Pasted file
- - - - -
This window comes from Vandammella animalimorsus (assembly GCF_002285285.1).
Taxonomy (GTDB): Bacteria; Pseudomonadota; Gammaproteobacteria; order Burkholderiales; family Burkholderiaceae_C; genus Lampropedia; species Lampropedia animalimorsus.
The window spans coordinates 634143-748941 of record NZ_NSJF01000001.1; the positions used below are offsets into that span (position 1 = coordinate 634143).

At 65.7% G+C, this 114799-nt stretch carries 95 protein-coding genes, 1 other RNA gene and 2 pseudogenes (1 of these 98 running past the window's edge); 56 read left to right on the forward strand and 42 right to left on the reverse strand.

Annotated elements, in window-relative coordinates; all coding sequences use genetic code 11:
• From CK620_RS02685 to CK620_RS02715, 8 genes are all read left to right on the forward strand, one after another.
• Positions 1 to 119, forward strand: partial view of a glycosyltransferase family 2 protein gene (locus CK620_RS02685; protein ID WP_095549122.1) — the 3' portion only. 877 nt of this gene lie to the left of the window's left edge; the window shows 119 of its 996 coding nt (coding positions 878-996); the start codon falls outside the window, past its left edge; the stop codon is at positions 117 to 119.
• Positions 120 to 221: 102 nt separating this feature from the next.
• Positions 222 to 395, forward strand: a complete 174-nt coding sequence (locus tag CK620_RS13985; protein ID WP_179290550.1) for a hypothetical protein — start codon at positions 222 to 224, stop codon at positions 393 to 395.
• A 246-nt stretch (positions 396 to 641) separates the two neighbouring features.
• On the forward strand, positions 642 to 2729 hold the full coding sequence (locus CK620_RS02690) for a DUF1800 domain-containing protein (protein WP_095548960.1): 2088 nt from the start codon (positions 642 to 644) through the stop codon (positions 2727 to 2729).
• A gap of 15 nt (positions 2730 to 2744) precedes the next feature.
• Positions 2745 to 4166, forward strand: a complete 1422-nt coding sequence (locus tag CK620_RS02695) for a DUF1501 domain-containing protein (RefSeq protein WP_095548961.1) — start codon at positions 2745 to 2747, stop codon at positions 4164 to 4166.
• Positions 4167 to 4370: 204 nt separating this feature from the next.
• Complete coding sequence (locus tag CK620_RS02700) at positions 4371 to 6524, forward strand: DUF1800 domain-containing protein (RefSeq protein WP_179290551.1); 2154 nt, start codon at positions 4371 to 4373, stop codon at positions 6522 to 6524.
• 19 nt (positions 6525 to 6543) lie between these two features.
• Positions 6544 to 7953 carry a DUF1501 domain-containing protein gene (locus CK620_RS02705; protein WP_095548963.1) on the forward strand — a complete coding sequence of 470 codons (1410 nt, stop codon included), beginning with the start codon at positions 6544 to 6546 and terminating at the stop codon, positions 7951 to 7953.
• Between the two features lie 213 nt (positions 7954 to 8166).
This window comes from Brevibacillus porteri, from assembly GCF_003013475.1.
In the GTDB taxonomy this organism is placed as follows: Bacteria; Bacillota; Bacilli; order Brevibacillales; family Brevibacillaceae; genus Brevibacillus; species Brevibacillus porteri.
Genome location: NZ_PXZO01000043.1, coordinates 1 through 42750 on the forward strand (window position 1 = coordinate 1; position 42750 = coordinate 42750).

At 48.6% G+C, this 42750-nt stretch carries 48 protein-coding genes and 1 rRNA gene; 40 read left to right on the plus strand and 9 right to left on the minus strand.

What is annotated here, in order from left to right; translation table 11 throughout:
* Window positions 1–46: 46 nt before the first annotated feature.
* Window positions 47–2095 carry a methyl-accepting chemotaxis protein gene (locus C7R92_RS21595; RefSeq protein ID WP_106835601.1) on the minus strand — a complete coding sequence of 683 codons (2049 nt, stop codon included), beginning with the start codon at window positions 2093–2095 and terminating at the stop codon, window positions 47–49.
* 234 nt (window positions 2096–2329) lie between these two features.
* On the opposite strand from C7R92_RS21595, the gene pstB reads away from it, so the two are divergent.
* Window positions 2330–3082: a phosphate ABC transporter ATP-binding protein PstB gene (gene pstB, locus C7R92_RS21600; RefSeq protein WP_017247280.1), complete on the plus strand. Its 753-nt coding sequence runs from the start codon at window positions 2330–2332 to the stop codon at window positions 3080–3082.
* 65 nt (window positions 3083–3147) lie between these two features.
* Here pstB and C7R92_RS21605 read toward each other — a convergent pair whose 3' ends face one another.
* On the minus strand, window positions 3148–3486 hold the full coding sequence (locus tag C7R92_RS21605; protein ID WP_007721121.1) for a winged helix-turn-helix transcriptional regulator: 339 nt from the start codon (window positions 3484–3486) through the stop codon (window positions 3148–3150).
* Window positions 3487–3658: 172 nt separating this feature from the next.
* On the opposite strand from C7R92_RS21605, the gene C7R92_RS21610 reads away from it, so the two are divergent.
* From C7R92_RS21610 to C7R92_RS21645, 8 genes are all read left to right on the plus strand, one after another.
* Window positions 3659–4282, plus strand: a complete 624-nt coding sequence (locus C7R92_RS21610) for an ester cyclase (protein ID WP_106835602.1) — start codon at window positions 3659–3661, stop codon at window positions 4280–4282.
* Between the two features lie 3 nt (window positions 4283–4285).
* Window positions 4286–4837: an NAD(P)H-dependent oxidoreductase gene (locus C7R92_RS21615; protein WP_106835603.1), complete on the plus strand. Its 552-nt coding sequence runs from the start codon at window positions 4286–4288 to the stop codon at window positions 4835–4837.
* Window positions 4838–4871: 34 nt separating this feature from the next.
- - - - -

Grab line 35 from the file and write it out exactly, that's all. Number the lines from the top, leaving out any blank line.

* Window positions 3659–4282, plus strand: a complete 624-nt coding sequence (locus C7R92_RS21610) for an ester cyclase (protein ID WP_106835602.1) — start codon at window positions 3659–3661, stop codon at window positions 4280–4282.